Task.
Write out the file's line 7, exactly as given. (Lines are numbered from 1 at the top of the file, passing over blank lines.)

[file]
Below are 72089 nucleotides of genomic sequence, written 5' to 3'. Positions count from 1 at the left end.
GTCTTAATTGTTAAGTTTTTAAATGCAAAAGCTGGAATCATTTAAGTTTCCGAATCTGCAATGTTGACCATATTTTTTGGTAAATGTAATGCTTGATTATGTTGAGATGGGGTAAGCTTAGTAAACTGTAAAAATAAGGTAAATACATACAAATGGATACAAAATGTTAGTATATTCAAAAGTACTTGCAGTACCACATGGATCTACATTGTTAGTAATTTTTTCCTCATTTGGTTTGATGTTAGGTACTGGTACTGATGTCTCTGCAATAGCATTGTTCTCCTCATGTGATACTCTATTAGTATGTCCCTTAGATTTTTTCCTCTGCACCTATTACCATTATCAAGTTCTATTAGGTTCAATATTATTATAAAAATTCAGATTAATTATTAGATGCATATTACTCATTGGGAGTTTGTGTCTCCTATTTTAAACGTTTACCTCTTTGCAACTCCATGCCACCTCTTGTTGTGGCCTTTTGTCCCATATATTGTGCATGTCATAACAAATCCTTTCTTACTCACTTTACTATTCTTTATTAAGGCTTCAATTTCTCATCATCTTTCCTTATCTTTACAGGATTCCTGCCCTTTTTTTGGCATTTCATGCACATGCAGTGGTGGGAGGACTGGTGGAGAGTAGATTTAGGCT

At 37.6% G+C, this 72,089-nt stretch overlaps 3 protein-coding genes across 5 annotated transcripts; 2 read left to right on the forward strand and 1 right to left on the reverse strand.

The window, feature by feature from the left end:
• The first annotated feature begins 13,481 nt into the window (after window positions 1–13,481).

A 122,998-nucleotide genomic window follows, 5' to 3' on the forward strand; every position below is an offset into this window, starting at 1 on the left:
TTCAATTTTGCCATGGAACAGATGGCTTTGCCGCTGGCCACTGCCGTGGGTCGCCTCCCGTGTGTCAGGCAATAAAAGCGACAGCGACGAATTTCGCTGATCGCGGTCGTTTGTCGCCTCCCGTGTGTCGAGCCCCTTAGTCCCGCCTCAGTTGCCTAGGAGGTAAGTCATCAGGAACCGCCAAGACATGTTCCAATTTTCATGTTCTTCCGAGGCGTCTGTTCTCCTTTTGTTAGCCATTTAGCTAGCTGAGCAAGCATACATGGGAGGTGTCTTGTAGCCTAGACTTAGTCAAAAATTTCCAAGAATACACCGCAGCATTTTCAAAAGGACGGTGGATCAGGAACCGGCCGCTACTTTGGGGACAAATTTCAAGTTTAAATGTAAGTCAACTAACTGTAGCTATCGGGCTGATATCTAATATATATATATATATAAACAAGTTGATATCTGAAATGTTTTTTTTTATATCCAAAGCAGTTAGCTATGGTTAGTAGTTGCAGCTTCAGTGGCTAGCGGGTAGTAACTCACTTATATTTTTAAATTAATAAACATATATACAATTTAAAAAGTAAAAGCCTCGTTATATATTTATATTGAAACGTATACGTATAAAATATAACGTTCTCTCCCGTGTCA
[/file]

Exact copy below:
TTCAATTTTGCCATGGAACAGATGGCTTTGCCGCTGGCCACTGCCGTGGGTCGCCTCCCGTGTGTCAGGCAATAAAAGCGACAGCGACGAATTTCGCTGATCGCGGTCGTTTGTCGCCTCCCGTGTGTCGAGCCCCTTAGTCCCGCCTCAGTTGCCTAGGAGGTAAGTCATCAGGAACCGCCAAGACATGTTCCAATTTTCATGTTCTTCCGAGGCGTCTGTTCTCCTTTTGTTAGCCATTTAGCTAGCTGAGCAAGCATACATGGGAGGTGTCTTGTAGCCTAGACTTAGTCAAAAATTTCCAAGAATACACCGCAGCATTTTCAAAAGGACGGTGGATCAGGAACCGGCCGCTACTTTGGGGACAAATTTCAAGTTTAAATGTAAGTCAACTAACTGTAGCTATCGGGCTGATATCTAATATATATATATATATAAACAAGTTGATATCTGAAATGTTTTTTTTTATATCCAAAGCAGTTAGCTATGGTTAGTAGTTGCAGCTTCAGTGGCTAGCGGGTAGTAACTCACTTATATTTTTAAATTAATAAACATATATACAATTTAAAAAGTAAAAGCCTCGTTATATATTTATATTGAAACGTATACGTATAAAATATAACGTTCTCTCCCGTGTCA